As summer turns to fall, I feel an equal sense of sadness and anticipation. I will miss warm sunny days spent outdoors but look forward to cozy chilly evenings curled up by a glowing fire. Similar mixed emotions can appear when we say goodbye to one season of life and step into another.
As we travel through our lives, we are like tourists passing through towns and villages with names like childhood, adolescence, adulthood, parenthood, empty nest, retirement, and old age. As much as we may wish to permanently settle in any one of those places, we must move on.
Do you find the journey through each season of life speeds up as we get older? Looking back, my first twenty years or so seem to take up the most space on my personal timeline. The same number of years spent raising my children was a blink of an eye. Thirty years as a teacher was a snap of my fingers. It’s as if I’m looking at life through a car window and watching it pass by in a blur.
When I’m not quite ready for the next season, I think of a favorite Bible verse, “To everything there is a season, and a time to every purpose under heaven.” Its author, King Solomon, was known as an elegant seeker on a quest for the meaning and purpose of life.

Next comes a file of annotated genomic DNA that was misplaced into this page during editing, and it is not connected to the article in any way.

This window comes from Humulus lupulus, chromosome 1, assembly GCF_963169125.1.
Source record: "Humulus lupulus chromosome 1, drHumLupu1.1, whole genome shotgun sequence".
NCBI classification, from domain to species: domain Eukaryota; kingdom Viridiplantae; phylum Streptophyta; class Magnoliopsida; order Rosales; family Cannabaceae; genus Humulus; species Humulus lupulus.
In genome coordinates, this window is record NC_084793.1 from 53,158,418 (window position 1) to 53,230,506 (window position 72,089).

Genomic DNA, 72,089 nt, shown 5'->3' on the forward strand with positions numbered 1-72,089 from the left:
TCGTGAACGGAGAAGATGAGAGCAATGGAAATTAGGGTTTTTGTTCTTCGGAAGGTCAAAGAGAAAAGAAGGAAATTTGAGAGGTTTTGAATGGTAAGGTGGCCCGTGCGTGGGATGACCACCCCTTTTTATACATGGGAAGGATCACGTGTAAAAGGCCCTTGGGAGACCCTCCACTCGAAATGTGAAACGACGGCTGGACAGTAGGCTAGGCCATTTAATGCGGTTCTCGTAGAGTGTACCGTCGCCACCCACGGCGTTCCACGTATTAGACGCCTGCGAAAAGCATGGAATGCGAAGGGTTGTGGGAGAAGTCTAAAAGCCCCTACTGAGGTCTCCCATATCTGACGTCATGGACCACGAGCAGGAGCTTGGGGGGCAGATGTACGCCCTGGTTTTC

He employs the poetic device of repetition to illustrate the ceaseless, often antithetical, changes in life. “A time to break down, and a time to build up…A time to weep, and a time to laugh…A time to mourn, and a time to dance.”
King Solomon reminds us there are good times and bad, and just like the meteorological seasons, we are not in control. The verse encourages us to enjoy each season of life, no matter what it brings, and rejoice in all of our days.
On my personal journey, I know I spend too much time looking in the rearview mirror. Doing so can fill me with a deep sense of longing and regret that keeps me from paying attention to the road I’m on. I suspect I’m not alone in this struggle. Perhaps that’s why Ecclesiastes 3 is a compass for so many of us sojourners.
The seasons of life pass so quickly. The carefree, verdant spring and summer of our youth fade to a season when daily responsibilities, chores, and chaos scatter endlessly like falling leaves. Suddenly, we are older and days can stretch before us as empty as winter’s bare branches.
It’s fine to warm ourselves with yesterday’s memories and look forward to the future, but we are wise to show acceptance, gratitude and enthusiasm for each and every day of the season in which we find ourselves. George Santayana so elegantly said, “To be interested in the changing seasons is a happier state of mind than to be hopelessly in love with spring.” §
“And all the lives we ever lived and all the lives to be
are full of trees and changing leaves.”
~Virginia Woolf, To the Lighthouse